We're ready now for questions and answers and wait for
the microphone and we'll go right down the line and we'll
catch everyone if you will just be patient.
How much time did you have left in your life-support backpacks
at the time you got back on board the LM?
I haven't seen the post-flight analysis of the numbers.
We had roughly half of our available oxygen supply
remaining in the backpacks and somewhat less percentage
in the water supplies, which are used for cooling. Of
course, particularly on our first experience with the use
of that backpack on the lunar surface, we were interested in
conserving a good bit of margin, in case we had difficulty
with closing the hatch or repressuring the LM, or had any
difficulties with getting the systems operating again in
a normal fashion inside the cockpit.
Colonel Aldrin and Mr. Armstrong; when President Nixon made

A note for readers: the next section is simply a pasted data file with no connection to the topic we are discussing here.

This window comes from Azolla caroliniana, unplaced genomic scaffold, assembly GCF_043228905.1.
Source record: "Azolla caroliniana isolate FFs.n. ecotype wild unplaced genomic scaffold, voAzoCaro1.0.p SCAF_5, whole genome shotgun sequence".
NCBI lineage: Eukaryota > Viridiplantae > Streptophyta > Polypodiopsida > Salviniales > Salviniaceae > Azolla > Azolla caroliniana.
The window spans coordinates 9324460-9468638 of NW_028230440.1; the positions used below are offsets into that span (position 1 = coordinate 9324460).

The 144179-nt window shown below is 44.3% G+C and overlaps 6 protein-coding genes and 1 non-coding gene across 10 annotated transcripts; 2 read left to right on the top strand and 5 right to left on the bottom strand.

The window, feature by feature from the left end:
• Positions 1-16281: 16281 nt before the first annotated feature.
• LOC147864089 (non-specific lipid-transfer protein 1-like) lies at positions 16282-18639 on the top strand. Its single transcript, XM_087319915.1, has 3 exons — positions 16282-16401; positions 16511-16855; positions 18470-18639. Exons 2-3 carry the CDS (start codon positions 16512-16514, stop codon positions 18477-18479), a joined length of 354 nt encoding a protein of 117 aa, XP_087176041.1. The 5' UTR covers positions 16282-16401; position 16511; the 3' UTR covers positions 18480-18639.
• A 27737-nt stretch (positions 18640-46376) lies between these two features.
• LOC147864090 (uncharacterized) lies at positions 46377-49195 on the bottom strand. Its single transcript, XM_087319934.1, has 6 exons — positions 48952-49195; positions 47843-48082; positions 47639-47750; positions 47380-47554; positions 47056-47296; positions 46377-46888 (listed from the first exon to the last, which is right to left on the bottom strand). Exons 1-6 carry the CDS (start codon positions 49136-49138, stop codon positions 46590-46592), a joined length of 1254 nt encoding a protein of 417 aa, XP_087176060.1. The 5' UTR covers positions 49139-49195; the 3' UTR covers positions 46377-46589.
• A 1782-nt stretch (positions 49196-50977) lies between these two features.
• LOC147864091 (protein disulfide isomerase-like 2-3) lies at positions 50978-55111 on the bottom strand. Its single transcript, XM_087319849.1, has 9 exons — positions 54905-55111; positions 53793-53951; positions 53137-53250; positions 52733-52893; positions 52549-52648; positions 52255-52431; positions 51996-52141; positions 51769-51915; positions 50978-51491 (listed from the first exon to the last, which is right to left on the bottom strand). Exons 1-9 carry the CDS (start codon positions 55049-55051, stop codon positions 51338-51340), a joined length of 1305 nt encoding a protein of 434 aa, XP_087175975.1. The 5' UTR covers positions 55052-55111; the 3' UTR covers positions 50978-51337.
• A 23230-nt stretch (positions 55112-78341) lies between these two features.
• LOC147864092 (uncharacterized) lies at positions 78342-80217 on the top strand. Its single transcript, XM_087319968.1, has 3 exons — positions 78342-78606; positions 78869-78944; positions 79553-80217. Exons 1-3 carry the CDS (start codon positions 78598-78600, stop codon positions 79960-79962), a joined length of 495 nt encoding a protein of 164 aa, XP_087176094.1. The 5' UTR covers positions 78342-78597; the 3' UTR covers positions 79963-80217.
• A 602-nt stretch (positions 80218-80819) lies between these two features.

his phone call to you on the Moon, it looked like
the two of you suddenly stopped doing everything and stood
there and listened and talked to him. It looked there for
a moment like you might be a little bit aware of what
was going on. Was there ever a moment on the Moon where
either one of you were just a little bit spellbound
by what was going on.
About 2 1/2 hours.
I'd like to ask Neil Armstrong when he began to think
of what he would say when he put his foot down on the lunar
surface and how long he pondered this -- this statement
about a small step for man, gigantic leap for mankind.